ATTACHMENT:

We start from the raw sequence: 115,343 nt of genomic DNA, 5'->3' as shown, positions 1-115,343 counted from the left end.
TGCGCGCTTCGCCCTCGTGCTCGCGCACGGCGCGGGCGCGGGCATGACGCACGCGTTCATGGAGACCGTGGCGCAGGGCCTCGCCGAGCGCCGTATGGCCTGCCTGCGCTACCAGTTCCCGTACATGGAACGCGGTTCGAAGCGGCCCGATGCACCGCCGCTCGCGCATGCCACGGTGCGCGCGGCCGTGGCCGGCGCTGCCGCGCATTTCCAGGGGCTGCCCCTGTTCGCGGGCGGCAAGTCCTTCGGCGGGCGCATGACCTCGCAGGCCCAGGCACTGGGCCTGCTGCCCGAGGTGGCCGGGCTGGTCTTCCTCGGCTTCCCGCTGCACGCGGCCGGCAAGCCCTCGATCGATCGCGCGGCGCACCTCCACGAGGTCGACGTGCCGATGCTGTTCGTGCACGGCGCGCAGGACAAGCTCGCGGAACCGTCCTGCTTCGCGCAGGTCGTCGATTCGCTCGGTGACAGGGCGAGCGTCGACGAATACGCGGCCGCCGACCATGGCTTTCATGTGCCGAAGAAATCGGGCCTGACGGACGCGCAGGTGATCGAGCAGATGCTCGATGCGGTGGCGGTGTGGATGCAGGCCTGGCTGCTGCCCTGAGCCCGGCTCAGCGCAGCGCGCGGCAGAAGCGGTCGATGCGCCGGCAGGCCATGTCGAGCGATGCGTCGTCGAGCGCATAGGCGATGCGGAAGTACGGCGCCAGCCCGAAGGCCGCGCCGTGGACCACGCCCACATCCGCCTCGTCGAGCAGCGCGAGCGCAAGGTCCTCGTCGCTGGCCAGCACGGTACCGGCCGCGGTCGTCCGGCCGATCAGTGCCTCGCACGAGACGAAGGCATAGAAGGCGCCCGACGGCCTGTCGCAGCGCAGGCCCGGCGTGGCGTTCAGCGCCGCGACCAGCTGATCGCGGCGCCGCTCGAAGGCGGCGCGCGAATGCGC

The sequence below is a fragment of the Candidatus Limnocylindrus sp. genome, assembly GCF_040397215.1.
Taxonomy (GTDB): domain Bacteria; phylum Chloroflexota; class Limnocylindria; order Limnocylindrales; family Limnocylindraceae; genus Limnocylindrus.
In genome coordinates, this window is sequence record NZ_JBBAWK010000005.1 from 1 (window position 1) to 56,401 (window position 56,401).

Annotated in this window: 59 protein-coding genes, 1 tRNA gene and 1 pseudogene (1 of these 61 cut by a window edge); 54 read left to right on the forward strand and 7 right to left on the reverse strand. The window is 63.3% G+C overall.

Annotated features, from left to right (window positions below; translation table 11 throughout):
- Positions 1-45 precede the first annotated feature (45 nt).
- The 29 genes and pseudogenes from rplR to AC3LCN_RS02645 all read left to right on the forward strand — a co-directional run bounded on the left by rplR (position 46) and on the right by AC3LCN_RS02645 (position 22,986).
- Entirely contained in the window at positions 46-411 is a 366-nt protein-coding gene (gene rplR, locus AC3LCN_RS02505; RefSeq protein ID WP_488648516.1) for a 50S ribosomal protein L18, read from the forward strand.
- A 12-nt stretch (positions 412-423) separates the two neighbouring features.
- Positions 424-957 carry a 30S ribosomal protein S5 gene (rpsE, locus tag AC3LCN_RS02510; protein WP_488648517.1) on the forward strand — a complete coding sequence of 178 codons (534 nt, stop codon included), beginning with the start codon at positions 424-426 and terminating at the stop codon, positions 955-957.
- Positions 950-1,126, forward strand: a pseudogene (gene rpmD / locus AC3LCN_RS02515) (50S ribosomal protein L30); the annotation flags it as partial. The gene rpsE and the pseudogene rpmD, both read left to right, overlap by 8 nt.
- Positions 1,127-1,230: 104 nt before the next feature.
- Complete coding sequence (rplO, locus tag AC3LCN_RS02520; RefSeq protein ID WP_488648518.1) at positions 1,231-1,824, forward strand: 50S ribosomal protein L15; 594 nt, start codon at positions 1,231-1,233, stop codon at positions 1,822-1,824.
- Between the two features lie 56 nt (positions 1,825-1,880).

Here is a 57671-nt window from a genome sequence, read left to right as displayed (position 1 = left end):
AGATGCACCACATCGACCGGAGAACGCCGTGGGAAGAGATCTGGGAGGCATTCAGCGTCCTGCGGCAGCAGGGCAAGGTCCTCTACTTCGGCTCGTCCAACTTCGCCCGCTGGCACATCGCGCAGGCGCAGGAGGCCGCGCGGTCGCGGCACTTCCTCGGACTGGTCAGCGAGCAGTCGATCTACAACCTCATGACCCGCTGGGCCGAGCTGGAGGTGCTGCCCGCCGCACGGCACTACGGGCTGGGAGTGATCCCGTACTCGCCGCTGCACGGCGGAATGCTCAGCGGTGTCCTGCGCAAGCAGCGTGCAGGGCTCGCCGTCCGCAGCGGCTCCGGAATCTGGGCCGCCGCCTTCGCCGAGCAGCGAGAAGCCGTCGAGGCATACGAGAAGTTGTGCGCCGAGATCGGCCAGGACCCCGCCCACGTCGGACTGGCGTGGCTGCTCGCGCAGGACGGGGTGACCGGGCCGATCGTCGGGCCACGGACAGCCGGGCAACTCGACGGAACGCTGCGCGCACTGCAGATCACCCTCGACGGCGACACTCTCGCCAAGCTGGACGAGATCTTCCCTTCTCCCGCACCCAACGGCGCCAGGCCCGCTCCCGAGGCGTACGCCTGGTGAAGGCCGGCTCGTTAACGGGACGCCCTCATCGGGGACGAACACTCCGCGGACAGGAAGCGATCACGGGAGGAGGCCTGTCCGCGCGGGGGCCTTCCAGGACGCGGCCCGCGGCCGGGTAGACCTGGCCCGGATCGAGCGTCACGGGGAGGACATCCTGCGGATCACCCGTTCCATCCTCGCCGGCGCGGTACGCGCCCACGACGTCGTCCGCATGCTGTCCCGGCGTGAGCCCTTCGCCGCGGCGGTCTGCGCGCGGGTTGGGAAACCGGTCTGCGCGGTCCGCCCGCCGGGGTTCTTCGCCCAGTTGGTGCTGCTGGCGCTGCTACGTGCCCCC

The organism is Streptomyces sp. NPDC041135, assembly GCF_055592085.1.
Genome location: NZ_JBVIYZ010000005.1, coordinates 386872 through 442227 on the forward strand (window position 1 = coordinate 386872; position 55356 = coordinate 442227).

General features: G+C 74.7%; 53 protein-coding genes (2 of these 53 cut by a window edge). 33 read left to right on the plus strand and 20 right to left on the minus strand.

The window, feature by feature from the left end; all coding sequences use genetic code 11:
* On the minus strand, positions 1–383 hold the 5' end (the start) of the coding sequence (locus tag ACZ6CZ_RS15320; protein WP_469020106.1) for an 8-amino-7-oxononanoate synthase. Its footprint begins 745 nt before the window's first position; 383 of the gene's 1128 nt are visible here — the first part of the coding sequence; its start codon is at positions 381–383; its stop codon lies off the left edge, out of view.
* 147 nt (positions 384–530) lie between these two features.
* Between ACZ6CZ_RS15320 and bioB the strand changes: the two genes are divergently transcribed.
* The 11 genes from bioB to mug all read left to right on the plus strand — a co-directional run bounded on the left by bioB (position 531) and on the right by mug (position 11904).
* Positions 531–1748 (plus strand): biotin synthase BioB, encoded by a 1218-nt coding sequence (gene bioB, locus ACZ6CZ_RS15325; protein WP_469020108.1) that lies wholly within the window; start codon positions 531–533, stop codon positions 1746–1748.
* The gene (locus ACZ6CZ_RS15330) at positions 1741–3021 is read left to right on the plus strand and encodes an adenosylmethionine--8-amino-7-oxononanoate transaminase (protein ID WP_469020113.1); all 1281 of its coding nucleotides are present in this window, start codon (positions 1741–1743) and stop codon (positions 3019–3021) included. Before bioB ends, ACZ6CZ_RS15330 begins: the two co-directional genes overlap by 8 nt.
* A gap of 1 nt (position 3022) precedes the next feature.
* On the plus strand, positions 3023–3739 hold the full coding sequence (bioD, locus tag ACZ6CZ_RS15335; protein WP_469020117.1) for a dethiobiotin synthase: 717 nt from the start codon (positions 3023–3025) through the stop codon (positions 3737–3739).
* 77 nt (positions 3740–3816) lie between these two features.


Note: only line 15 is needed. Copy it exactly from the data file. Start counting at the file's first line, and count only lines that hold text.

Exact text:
- Complete coding sequence (rplO, locus tag AC3LCN_RS02520; RefSeq protein ID WP_488648518.1) at positions 1,231-1,824, forward strand: 50S ribosomal protein L15; 594 nt, start codon at positions 1,231-1,233, stop codon at positions 1,822-1,824.